US6210491 *Apr 1, 1999Apr 3, 2001SolvayPickling process
US6332923Feb 7, 2000Dec 25, 2001Visteon Global Technologies, Inc.Liquid spray system for depositing coatings on substrates
US6428625 *Nov 27, 2000Aug 6, 2002Solvay (Societe Anonyme)Process for pickling a metal using hydrogen peroxide
US6989061Aug 22, 2003Jan 24, 2006Kastalon, Inc.Nozzle for use in rotational casting apparatus
US7041171Sep 10, 2003May 9, 2006Kastalon, Inc.Nozzle for use in rotational casting apparatus
US7143815 *Mar 1, 2005Dec 5, 2006Foxconn Technology Co., Ltd.Liquid cooling device
US7270711Jun 7, 2004Sep 18, 2007Kastalon, Inc.Nozzle for use in rotational casting apparatus
US7284713Nov 5, 2004Oct 23, 2007Boehringer Ingelheim International GmbhSystem comprising a nozzle and a fixing means therefor
US7475831 *Jan 23, 2004Jan 13, 2009Delphi Technologies, Inc.Modified high efficiency kinetic spray nozzle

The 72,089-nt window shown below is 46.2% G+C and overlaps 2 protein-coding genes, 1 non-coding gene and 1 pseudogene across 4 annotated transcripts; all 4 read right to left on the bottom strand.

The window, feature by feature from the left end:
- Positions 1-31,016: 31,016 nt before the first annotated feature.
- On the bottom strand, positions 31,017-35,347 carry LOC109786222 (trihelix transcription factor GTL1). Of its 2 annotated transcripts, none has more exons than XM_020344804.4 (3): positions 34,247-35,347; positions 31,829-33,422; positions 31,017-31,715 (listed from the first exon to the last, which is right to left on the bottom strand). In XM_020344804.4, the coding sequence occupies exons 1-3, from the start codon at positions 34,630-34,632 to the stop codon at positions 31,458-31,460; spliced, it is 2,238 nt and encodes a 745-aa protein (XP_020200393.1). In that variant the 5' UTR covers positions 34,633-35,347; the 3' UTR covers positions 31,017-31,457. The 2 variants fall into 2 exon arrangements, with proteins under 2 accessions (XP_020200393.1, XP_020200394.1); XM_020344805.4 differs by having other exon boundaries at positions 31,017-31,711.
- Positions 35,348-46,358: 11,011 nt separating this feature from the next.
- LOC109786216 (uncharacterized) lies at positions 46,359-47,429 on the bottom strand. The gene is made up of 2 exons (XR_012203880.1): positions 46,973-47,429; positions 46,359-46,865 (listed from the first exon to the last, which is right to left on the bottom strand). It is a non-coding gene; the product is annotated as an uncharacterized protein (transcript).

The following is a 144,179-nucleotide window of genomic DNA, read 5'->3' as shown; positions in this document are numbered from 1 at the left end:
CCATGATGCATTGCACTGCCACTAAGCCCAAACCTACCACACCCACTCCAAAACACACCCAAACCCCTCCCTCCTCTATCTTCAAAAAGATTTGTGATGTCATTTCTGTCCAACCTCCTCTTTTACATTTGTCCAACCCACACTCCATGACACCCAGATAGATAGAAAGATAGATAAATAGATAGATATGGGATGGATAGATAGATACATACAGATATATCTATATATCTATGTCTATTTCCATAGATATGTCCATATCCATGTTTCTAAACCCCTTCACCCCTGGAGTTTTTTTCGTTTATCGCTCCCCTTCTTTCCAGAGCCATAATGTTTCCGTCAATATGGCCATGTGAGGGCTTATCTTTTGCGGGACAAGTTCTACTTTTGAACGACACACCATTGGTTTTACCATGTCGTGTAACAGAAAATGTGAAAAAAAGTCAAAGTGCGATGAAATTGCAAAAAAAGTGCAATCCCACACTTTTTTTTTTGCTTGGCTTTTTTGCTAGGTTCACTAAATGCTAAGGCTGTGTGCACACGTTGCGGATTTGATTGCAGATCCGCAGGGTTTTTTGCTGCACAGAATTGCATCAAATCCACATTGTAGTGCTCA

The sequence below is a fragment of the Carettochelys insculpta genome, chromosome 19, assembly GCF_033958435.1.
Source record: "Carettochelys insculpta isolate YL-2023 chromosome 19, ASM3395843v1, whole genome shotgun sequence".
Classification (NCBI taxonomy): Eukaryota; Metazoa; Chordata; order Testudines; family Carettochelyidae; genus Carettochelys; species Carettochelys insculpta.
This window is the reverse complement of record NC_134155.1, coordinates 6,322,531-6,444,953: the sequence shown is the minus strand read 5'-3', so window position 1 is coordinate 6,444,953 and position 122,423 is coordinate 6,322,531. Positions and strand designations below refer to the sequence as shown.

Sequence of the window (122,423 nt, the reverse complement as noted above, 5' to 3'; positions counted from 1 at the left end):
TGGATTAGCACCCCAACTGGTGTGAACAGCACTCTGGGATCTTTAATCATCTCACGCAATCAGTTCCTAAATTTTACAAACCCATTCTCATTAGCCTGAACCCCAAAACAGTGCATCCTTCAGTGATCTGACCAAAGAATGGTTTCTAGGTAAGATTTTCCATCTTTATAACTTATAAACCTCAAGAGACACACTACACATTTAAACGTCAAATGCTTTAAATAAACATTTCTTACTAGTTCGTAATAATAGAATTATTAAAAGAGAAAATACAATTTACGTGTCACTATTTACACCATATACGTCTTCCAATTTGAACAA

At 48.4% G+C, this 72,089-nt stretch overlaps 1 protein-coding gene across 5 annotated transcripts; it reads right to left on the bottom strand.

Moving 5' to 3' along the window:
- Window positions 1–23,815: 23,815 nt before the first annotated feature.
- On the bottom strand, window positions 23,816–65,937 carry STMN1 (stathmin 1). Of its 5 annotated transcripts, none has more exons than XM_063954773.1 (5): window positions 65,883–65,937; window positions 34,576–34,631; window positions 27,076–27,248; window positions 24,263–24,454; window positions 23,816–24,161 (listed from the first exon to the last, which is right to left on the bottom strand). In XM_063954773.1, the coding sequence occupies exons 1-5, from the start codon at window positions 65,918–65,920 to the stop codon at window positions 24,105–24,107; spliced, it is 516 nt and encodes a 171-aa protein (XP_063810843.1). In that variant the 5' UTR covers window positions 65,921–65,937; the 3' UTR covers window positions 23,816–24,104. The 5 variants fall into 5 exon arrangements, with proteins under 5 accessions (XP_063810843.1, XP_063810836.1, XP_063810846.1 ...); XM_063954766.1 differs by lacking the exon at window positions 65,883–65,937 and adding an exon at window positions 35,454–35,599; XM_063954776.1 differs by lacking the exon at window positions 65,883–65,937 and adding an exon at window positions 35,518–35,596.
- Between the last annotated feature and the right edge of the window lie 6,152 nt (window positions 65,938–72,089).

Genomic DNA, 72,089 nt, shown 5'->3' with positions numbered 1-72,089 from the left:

US7523876 *Apr 9, 2007Apr 28, 2009The United States Of America As Represented By The Secretary Of The NavyAdjustable liquid atomization nozzle
US7681811Jun 18, 2007Mar 23, 2010Boehringer Ingelheim International GmbhSystem comprising a nozzle and a fixing means therefor
US8282025 *Sep 1, 2010Oct 9, 2012Denso CorporationEjector
US8523091Aug 24, 2012Sep 3, 2013Denso CorporationEjector
US8651394 *Apr 30, 2004Feb 18, 2014Sulzer Metco AgLaval nozzle for thermal spraying and kinetic spraying
US20030226907 *May 2, 2003Dec 11, 2003Boehringer Ingelheim International GmbhSystem comprising a nozzle and a fixing means therefor
US20050001075 *Apr 30, 2004Jan 6, 2005Peter HeinrichLaval nozzle for thermal spraying and kinetic spraying
US20050077392 *Nov 5, 2004Apr 14, 2005Boehringer Ingelheim International GmbhSystem comprising a nozzle and a fixing means therefor
US20050161532 *Jan 23, 2004Jul 28, 2005Steenkiste Thomas H.V.Modified high efficiency kinetic spray nozzle
US20050208222 *Aug 22, 2003Sep 22, 2005Dement R BNozzle for use in rotational casting apparatus